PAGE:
How old is the current roof and what is it made of? Composition shingles/asphalt shingles typically have a 30 year life span. If they are incorrectly installed (i.e. laid over pre-existing layers of roofing), reduce the expected life span by 10 to 15 years.2)
If the shingles (or other roofing material) are laid over older layers, how many layers are there? Example: The Devil Queen had two (or three?) layers of composition shingles laid over the original wood shingles. Over 100 years, the weight had caused portions of the roof to collapse.3)
Is the roof shedding its shingle or other roofing material? This is usually a sign that it's time to replace it.4)
Has the roof been patched with tar, asphalt, or other material? Pay particular attention to the areas around chimneys and vent pipes.5)
Is the roof sagging or uneven in anyway? If so, check the framing to see if it is damage. Sometimes though, this can be caused by settling and may not be a problem.6)
Is there moss or other plants growing on the roof? If so, you can assume that the roof will need to be replaced. You might also have some serious drainage issues you need to identify.7)
Go into the attic and look at the underside of the roof. Look for stains or other signs of leaks on the underside of the roof. If there are signs of leaks (current or fixed), go down. That is, water flows down, so look for where it would have gone once it entered the house. Did it pool between the joists? Did it seep through the ceiling into the room below. Did it run down the inside of a wall? Look for the usual rot, mold, etc.Foundation
What kind of foundation does the house have? Crawlspace, full basement, partial basement, slab, pier & beams, concrete, rock, brick, etc?2)
How high is the sill plate from the ground as viewed from the exterior of the house? Most codes that I am aware of require a house to be 18-24 inches above grade. Many older homes are not. I've seen some that actually touched the ground in places. Moisture damage is possible, and termites damage can almost be guaranteed.3)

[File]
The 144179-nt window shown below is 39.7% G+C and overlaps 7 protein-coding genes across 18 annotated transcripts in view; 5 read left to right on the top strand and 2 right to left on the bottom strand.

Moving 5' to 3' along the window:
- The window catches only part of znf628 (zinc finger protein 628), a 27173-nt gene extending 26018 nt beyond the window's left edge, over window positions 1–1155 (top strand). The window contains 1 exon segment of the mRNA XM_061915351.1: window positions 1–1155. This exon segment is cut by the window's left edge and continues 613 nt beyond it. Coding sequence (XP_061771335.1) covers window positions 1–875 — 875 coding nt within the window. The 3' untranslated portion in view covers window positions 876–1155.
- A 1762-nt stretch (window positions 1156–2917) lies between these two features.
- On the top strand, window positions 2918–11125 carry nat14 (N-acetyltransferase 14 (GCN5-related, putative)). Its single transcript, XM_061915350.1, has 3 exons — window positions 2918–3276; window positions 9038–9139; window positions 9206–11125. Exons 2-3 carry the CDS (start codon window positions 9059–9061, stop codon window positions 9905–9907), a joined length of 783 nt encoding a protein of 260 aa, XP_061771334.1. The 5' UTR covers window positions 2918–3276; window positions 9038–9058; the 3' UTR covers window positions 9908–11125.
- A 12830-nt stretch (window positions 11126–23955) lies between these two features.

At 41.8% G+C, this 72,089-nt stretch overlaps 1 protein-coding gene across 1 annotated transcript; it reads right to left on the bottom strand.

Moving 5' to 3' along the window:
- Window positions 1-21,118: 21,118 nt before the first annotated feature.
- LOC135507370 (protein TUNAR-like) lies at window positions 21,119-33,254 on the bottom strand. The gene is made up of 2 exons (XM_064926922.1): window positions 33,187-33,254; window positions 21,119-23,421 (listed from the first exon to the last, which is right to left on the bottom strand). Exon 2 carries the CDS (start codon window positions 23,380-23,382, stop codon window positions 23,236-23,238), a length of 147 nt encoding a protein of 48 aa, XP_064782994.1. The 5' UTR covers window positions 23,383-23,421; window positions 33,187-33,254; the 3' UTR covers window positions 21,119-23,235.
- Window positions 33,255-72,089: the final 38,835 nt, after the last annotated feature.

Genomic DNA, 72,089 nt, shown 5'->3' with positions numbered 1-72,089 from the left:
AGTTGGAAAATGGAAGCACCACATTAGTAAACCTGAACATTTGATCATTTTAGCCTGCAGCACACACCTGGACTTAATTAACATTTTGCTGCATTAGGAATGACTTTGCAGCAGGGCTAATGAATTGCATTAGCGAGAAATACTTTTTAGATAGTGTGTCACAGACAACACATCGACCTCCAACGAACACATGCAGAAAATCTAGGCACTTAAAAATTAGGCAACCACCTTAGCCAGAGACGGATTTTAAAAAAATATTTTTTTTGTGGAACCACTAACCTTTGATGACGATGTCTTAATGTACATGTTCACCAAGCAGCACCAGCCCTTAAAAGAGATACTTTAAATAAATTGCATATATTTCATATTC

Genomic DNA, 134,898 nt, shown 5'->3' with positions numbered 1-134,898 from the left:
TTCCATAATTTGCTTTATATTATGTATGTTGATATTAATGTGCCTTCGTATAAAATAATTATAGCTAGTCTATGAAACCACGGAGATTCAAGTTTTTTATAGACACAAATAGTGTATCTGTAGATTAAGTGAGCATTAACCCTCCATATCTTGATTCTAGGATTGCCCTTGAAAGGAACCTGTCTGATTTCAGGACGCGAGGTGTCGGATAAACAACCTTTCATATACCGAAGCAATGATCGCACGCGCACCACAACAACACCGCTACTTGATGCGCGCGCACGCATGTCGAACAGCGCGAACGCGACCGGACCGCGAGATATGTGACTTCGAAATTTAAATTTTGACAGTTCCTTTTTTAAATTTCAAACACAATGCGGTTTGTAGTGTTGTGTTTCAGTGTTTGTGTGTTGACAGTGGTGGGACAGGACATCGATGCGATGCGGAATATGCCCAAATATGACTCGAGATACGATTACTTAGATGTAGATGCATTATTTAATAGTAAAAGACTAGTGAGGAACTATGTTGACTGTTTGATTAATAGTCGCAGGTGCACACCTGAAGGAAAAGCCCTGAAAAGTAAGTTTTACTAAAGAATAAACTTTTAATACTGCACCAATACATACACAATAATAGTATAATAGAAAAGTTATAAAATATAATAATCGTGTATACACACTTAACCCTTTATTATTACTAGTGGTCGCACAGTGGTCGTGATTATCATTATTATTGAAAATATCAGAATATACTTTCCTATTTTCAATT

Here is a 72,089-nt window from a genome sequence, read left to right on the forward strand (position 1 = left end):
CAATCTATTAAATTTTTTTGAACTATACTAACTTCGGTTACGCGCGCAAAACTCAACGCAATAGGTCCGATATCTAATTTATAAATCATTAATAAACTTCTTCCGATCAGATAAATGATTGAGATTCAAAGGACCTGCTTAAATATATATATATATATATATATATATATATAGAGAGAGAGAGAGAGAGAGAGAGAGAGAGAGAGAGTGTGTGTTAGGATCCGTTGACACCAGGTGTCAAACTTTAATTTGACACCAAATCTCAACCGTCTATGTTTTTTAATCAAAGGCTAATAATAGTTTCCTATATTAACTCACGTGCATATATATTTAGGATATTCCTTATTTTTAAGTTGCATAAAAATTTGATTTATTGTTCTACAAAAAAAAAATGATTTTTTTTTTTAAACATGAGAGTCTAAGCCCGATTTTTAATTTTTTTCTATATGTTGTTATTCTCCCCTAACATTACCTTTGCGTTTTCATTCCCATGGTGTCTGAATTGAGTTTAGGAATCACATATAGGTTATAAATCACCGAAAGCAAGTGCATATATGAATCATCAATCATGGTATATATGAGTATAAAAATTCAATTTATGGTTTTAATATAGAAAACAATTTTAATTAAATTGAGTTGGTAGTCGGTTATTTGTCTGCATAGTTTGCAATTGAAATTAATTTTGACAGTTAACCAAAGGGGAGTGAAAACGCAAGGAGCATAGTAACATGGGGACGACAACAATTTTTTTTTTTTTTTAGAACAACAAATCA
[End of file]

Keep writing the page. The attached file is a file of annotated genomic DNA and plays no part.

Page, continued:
Does the surrounding ground slope towards or away from the house? French drains or landscaping can take care of this, but check for signs of water damage, mold, etc.4)
Are there cracks or holes in the foundation?5)
Look for mold, water stains, and standing water in the crawlspace or basement. We once looked at a house (40-50 year old ranch house in Atkins) that had standing water in the crawl space. It was a deal killer for us.Additions1)
Does the house have any additions to it?2)
If the house does have additions, do they extend beyond the original foundation or roofline of the house?3)
If the answer to #2 is yes, carefully check where the addition is attached to the house. This is often one of the weakest spots on the house. A lot of additions are poorly executed and poorly designed creatures which are structurally unsound or trap water. The Devil Queen's front and back porches were enclosed in the 1980's or early 1990's. Because of how they were built, they didn't ventilate well and collected moisture inside the porches. They'd rotted from the inside out by the time we acquired the Queen. Even if we hadn't moved her, we'd have to raze the porches and rebuild them.
Labels: check list